Per Scriptum E. Wesley -- Mackinac Center Intern
The Parliament Act of 1911 decreased the veto power of the House of Lords, and consequently increased the legislative power of the House of Commons. This in turn marked a change in the relationship between aristocracy and commoners. As David Moore says in his article Parliament Act 1911: Constitutional Treason or Democratic Inevitability?, "It can be seen as the culmination of the shift in political power from the aristocracy to the ‘people’ where the Commons gained control of the state and the power of the House of Lords was radically changed from one of absolute veto to one of revision and delay" (ibid). However, the political changes were the result of certain social chances that had been developing through the 19th and early 20th centuries.
Moore breaks up these social developments into seven categories. First, the Industrial Revolution began moving commoners away from the ties to aristocratic landlords and into the cities. One can easily see that the city workers (including the poor laborers and the business new middle class) would demand their political rights on no uncertain terms. Sure enough, the Labor Party began to advocate "Tariff Reform" while the Liberal Party advocated free-trade. Second, as has already been alluded to, a new social class was rising. The industrial changes not only separated the aristocrats and commoners economically, but also created more wealth for the rising, city dwelling, pro-business middle class. Third, the 19th century had brought more democratization to the political process, particularly through the Reform Acts of 1832 and 1867. The House of Lords was particularly opposed to this movement, and under the leadership of Lord Salisbury formed the "referendal function" theory. According to this theory, the Lords "had a duty to act as interpreters of the national will, which included rejecting measures proposed by governments for which there was no mandate." Elections could not be interpreted as verdicts. The power of this theory would be greatly reduced in the Parliament Act. Fourth, the development of political parties was fundamental to the political situations surrounding the Parliament Act. Originating from the Whig Party (Whigs arose as being pro-parliament after the Glorious Revolution of 1688), the Liberal Party (founded 1865) stood on the theological and philosophical premise of individual human rights. They accordingly favored free elections, trade, and representative leadership in the House of Commons. However the Liberal Party became more pro-taxes and welfare, as a "new liberal" trend within the movement concerned itself with working conditions. The Labor Party (1906), claiming socialism as its ideology, grew out of trade unions and a dissatisfied working class. The moderate socialists, rejecting the idea of revolution, also formed the Fabian Society (1884). The Conservatives represented the land-owning aristocrats and the House of Lords. They were nationalistic in character, wanting to advance the empire of Great Britain, while still protecting the power of the old landowning population. The Conservatives had new and strong enemies. Fifth, the clash between commoner and aristocrat in England is personified through the "Irish Home Rule" question. Conservatives generally opposed the idea of weakening political ties with Ireland, while Liberals favored giving Ireland more freedom. Liberals saw man on a more individual level, and favored political liberty above empire. However, Conservatives saw the empire as the means through which liberty was to be dispensed, and consequently could not afford to compromise empire for liberty. Political ties between Liberals and Irish Nationalists prove the importance of this question on the Parliament Act. Sixth, state financial control was a prologue to the Act. Two great matters occupied the British budget before World War I; the Progressive social reform project, and boosting the British navy to counter increased German mobilization. Liberals wanted to balance the budget thought the "People’s Budget" (which increased income taxes, tobacco and spirits tax, and included a land taxed that increased with the value of the land). Obviously, the House of Lords viewed this bill as an attack on landowners, and began an opposition. When the 1909 Budget by the House of Lords was rejected, the budget issue became a crisis. This crisis was the primary reason for the Parliament Act. Seventh, challenges to the British empire in general led to a leveling of expansion in Great Britain. In 1911, Britain had reached its zenith as an empire, and upcoming war would tare it apart. Just managing the colonies, and forming treaties with other nations to maintain British power was a tense job at best. War was coming...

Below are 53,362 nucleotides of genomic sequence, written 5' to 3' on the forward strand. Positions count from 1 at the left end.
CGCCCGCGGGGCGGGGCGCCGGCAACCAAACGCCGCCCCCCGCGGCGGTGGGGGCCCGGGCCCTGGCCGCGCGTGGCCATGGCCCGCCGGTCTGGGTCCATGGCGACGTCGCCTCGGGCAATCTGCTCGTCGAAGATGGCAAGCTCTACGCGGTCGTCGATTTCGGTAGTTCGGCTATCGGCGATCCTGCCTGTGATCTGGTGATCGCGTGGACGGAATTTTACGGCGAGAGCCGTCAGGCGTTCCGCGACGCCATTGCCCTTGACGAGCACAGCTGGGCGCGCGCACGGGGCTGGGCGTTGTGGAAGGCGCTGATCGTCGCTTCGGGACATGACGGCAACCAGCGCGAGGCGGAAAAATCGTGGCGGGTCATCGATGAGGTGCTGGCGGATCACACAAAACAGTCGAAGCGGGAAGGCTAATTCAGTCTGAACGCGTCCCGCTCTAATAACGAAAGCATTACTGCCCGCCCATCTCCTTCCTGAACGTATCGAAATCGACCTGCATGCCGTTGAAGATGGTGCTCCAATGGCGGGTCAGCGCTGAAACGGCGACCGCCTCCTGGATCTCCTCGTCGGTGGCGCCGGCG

The Parliament Act itself addressed the following issues:
"1. Powers of House of Lords as to Money Bills. 2. Restriction of the powers of the House of Lords as to Bills other than Money Bills. 3. Certificate of Speaker. 4. Enacting words. 5. Provisional Order Bills excluded. 6. Saving for existing rights and privileges of the House of Commons. 7. Duration of Parliament. 8. Short title."For a copy of the Act click here (also includes the amendments of 1949). For debates on the Act see here.
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